'I wanted somebody in the public eye to say that 'Hey, this is what I've gone through, and you don't have to choose that route,'' the singer shared.
Trigger warning: This article contains themes of suicide, mental health issues and substance abuse that some readers may find distressing.
It is critical to talk about mental health and seeking help. Demi Lovato understands this all too well and is once again speaking out about mental health and the importance of monitoring it. The "Skin of My Teeth" singer and actor has been vocal about her passion for mental health activism and her battles with eating, mental health and substance abuse disorders since her days as a Disney star.
The 30-year-old released her memoir "Staying Strong: 365 Days a Year" in 2013, and four years later, the documentary "Demi Lovato: Simply Complicated." Then, in 2018, Lovato made headlines after being rushed to a Los Angeles hospital for an opioid overdose.
In her documentary "Demi Lovato: Dancing with the Devil"—which was released in 2021—she reflected on her near-death experience and detailed the effects it had on her, including brain damage and vision problems. On May 18, 2023, Lovato discussed her battle with anxiety, depression, suicidal ideation and addiction in an interview with TODAY's Savannah Sellers at the Milken Institute Global Conference.
She also discussed why her relapses have compelled her to remain an open book for those experiencing similar difficulties. "The very first time that I went to treatment was when I was 18," Lovato told Sellers. She went from her eating disorder, self-harm and emotional turmoil to using that experience to give strength and hope to others going through similar challenging experiences.
She mentioned how she wanted to help others. She said, "I wish that I had somebody when I was 13 years old and having an eating disorder and starving myself. I wanted somebody in the public eye to say that 'Hey, this is what I've gone through, and you don't have to choose that route.'"
Lovato urged struggling teenagers to seek all the help they need and wants them to normalize asking for help. "I want them to know that talking to people and asking for help is more than okay and is absolutely what you should do," she said. Many of the issues that have impacted Lovato's mental health, according to the singer, began with the pressures associated with beauty expectations that plagued her from a young age.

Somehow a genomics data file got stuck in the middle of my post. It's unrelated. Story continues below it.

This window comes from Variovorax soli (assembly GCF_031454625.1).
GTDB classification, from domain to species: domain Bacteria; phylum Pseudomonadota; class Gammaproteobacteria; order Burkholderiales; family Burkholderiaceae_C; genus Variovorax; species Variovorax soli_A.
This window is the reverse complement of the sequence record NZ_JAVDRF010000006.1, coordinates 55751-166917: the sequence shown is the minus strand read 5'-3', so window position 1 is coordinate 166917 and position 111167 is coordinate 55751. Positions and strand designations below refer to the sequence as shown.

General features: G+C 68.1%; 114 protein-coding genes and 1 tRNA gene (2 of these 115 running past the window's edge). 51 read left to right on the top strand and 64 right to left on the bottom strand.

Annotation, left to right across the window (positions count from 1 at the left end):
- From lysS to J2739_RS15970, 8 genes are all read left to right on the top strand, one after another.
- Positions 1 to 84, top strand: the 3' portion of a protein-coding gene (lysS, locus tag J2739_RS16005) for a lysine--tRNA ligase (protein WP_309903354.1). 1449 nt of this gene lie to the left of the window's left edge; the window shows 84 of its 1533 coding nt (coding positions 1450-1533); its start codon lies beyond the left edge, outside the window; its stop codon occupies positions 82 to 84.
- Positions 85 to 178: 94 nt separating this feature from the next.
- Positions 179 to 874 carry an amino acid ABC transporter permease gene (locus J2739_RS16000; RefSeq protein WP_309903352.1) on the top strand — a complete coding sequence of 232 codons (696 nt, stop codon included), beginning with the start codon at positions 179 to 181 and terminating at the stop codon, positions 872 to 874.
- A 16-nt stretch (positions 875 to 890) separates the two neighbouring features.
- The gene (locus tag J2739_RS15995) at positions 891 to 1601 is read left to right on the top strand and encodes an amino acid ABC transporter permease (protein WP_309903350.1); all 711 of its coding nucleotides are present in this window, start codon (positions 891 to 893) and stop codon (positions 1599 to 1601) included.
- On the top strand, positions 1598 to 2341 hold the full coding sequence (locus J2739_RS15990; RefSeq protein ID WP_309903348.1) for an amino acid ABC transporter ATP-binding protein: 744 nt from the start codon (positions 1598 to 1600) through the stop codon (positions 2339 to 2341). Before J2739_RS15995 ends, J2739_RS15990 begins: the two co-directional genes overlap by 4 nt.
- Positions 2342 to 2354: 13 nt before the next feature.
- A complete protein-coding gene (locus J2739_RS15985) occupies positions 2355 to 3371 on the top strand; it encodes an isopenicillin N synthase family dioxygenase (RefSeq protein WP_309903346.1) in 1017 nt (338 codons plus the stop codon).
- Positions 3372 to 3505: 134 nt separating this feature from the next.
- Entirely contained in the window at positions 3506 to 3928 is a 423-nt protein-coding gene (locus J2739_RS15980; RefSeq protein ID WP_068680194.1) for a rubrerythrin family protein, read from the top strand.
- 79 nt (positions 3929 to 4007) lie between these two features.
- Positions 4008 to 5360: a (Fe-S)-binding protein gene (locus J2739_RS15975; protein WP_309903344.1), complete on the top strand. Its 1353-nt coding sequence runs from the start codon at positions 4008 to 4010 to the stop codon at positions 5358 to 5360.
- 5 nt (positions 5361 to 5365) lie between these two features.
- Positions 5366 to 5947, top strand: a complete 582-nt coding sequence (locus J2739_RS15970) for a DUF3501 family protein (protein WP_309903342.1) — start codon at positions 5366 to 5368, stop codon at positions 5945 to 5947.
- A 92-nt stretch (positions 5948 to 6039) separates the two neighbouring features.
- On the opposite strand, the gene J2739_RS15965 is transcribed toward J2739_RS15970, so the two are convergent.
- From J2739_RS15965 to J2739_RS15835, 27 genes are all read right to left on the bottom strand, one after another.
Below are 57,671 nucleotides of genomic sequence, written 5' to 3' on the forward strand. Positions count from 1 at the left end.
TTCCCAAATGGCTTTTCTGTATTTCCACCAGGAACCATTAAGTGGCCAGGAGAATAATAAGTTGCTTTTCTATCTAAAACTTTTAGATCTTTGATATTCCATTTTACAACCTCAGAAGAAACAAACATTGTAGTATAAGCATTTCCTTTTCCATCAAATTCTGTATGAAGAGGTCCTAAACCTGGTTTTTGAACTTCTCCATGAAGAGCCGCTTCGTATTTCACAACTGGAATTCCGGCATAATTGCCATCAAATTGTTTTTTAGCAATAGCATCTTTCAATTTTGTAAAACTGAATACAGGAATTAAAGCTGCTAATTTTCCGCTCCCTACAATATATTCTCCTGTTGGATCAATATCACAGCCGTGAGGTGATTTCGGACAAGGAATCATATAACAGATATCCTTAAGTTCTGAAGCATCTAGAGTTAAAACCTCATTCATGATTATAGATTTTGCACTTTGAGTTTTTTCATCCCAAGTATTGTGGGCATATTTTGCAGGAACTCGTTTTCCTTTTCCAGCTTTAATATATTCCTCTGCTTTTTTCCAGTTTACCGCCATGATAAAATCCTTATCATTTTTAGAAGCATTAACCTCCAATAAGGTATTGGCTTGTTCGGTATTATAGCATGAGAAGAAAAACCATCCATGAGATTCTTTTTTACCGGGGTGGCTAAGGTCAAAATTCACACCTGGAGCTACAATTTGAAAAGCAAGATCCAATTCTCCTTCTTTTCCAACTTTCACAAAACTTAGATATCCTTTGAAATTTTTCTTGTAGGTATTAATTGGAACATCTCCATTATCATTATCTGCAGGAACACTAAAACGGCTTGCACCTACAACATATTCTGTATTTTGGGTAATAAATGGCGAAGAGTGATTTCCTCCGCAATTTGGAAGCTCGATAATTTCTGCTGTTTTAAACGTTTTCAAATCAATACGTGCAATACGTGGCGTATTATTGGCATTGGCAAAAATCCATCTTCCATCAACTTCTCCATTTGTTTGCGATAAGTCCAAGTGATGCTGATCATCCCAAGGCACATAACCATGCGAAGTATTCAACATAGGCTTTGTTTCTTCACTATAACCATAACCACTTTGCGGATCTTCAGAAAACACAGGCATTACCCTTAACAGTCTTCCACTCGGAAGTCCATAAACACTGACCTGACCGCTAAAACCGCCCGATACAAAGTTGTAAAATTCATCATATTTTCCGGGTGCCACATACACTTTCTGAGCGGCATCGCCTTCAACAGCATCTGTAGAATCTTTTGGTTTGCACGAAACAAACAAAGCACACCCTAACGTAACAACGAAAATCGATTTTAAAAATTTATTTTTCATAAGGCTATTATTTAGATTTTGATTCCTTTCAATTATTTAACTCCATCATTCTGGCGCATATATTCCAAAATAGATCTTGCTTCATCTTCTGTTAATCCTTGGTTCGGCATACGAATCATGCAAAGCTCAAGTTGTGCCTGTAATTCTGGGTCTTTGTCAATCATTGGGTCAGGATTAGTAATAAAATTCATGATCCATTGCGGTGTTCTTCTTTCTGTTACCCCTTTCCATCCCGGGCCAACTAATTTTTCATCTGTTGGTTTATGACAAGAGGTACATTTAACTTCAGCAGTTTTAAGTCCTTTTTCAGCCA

"When you're looking at images of people with perfect bodies, you start to look at yourself, and you start to pick yourself apart, and it's hard to grow up in a world where that's right in front of your face and at your fingertips at all times," she added. "I grew up in a period of time where young Hollywood was very, very, very thin, and that was the look, and I think that had a really negative impact on my eating just on my mental health, which I think fed into my eating disorder."
Lovato is focusing her efforts these days on paving a brighter future. She is currently working on a "happy rock album". She shares her experiences and struggles with addiction in order to inspire people to seek a healthier path reinforcing that it is possible to get better and get the help people deserve.
"I don't want to paint the facade that everything is totally perfect and fine. But I am in a really good place, and it has been kind of challenging to write a happy rock album," she admitted while laughing. "But I'm doing it!" She also mentioned how she still has bad days where she realizes that she might feel and seem to be happy but she is still human and it's alright to struggle even when she's in a great place.
If you are having thoughts about taking your own life or know of anyone who is, please contact The National Suicide Prevention Lifeline at 1-800-SUICIDE (784-2433) or dial 988.